Aaron Abrook Aaron Abrook

Demo Lesson 2 - Phrasal Verbs
Intermediate level


This lesson is designed to get students feeling more comfortable using phrasal verbs in conversations. Students often avoid using phrasal verbs as they feel that they are more difficult to use than the formal equivalents, and sometimes erroneously believe that they may be inappropriately informal in many contexts.


No materials added to this plan yet.

Main Aims

  • They will also have had their awareness raised about the frequency of phrasal verb usage in spoken English and noticed that transitive phrasal verbs tend to be used with a particular groups of objects.
  • By the end of the lesson, the learners will have applied their understanding of a particular group of phrasal verbs to a real-life context.

Subsidiary Aims

  • By the end of the lesson the learners will have practiced speaking in real-life situations by improvising around a basic planned dialogue.


Warmer: Teacher models miming (2-3 minutes) • This warmer will help prepare Ss for the first task of the lesson.

T mimes the expression ‘switch off the light’ to the Ss. Ss will shout out their answers.

First task – Competitive miming of phrasal verbs. (13-15 minutes) • Ss will be checking their familiarity with a selection of phrasal verbs and possible objects which can be used with them. The competitive nature of this task will appeal to this group of learners.

T will put the Ss into two teams (likely to be 3-4 Ss per team) T will write these phrasal verbs on the board: • Turn up • Look up • Throw away • Ring up • Take off • Turn off • Try on • Sort out Ss one by one will be taken outside by the T and given a slip of paper with a phrasal verb and object written on it – e.g. ‘Turn up the TV’. Each S will mime their phrase in front of both teams. In order to give their answer, Ss must shout out their team name first. One point is given for identifying the object; another is given for selecting the correct phrasal verb. An incorrect answer gives the other team a point, and the option to give another answer.

Extension of first task – brainstorming alternatives (10-12 minutes) • Ss will get more familiar with each phrasal verb by thinking about which other objects can be used with them. This also connects nicely with the next activity, which requires the learners to use them more productively.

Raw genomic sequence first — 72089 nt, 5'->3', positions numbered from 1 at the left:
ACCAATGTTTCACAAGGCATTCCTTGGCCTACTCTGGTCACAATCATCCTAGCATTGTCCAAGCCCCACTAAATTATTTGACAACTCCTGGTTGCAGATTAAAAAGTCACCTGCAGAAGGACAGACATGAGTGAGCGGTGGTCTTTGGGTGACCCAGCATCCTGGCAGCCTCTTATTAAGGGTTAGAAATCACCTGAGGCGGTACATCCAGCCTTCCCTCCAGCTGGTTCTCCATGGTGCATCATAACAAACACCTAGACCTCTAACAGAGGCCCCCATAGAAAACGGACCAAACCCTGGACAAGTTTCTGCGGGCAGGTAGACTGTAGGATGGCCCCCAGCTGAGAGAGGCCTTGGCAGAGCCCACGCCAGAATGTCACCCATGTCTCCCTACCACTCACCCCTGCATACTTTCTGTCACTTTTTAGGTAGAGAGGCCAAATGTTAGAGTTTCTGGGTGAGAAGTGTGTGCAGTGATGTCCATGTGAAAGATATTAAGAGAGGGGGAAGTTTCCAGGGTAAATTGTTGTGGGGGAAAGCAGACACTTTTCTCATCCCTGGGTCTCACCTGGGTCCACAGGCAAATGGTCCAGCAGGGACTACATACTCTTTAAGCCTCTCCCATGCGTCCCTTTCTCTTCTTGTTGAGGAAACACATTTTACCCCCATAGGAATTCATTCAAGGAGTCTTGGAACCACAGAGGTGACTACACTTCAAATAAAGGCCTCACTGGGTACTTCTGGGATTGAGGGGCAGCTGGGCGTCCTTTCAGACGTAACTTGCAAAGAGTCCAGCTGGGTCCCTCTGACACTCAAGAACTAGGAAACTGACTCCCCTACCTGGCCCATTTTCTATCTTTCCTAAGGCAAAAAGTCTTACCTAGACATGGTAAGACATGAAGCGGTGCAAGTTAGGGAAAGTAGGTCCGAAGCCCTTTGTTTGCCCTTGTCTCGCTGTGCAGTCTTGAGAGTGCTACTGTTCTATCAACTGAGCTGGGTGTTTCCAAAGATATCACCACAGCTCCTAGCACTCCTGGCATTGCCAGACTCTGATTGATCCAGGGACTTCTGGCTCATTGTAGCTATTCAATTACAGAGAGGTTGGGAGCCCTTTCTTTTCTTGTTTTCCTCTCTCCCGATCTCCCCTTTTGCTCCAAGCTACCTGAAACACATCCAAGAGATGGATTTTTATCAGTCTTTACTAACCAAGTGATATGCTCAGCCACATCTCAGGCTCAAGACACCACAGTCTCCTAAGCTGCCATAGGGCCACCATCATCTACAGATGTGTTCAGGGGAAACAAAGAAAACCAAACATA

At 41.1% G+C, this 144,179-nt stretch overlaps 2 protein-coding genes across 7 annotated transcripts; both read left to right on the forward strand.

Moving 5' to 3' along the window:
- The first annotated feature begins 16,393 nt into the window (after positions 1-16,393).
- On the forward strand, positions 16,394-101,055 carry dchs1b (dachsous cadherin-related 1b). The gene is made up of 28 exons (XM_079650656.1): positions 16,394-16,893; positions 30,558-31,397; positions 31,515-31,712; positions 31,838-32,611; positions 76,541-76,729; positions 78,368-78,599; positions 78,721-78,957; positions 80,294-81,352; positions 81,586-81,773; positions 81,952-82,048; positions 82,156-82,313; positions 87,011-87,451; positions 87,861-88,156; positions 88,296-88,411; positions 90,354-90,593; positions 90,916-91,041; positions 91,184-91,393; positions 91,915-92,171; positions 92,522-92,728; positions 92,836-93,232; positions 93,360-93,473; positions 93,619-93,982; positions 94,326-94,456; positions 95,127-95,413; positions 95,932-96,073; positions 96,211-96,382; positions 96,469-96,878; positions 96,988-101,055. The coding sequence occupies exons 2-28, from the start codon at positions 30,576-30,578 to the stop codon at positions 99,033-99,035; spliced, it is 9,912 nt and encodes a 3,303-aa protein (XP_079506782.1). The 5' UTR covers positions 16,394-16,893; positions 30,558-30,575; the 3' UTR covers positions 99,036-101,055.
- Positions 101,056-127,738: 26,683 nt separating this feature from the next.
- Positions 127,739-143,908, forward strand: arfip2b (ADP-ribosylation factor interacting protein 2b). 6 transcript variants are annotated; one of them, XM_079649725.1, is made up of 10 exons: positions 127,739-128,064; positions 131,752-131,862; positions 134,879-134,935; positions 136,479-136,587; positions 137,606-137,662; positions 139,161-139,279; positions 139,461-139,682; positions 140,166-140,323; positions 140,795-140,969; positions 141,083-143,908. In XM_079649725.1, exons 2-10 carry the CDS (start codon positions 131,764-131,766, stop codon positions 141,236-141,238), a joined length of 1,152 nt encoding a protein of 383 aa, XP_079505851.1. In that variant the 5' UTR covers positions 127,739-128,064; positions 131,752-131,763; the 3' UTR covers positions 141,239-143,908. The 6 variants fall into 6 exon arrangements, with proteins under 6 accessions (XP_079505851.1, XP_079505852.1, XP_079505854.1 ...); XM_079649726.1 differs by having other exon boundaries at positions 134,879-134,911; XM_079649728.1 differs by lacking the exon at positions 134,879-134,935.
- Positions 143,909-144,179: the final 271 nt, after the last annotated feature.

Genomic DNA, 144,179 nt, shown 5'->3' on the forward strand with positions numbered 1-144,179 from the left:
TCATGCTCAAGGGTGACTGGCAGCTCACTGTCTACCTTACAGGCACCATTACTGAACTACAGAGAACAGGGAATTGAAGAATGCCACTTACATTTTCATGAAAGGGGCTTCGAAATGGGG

Ss in the same groups have 5 mins to brainstorm two more objects for each phrasal verb. Ss are then mixed up and compare their lists. T will discreetly monitor and be available for help.

Production: Creating role-plays (10-12 minutes) • This stage will help the Ss transfer these phrasal verbs to a real-life context. By writing and then acting out a role-play, the phrasal verbs are being used in a way that should help them remember them better than by doing a gap-fill style activity.

Ss are put into pairs and given one of these scenarios: • A parent and child in a clothes shop. • Two friends speaking in the school canteen. • A husband and wife chatting at home in the kitchen. The Ss must make up role-play dialogues that must include at least six of the phrasal verbs from the previous tasks. They may use any object they wish with the phrasal verbs, provided it makes sense! Ss are also told that they will have to perform these role-plays later as realistically as possible; they are not allowed to simply read them aloud. If they wish, the pairs may go and practice in another empty classroom. T will go from group to group, helping with any grammar problems that may arise.

Practise: Performing the role-plays. (8-10 minutes) • By not letting the Ss to read the dialogues, and by making them act them, I hope that this will help the learners get used to using phrasal verbs more when they are speaking. This also makes these role-plays closer to a real, unscripted situation.

Ss will perform the role-plays for each other without reading from their notes made in the previous stage.

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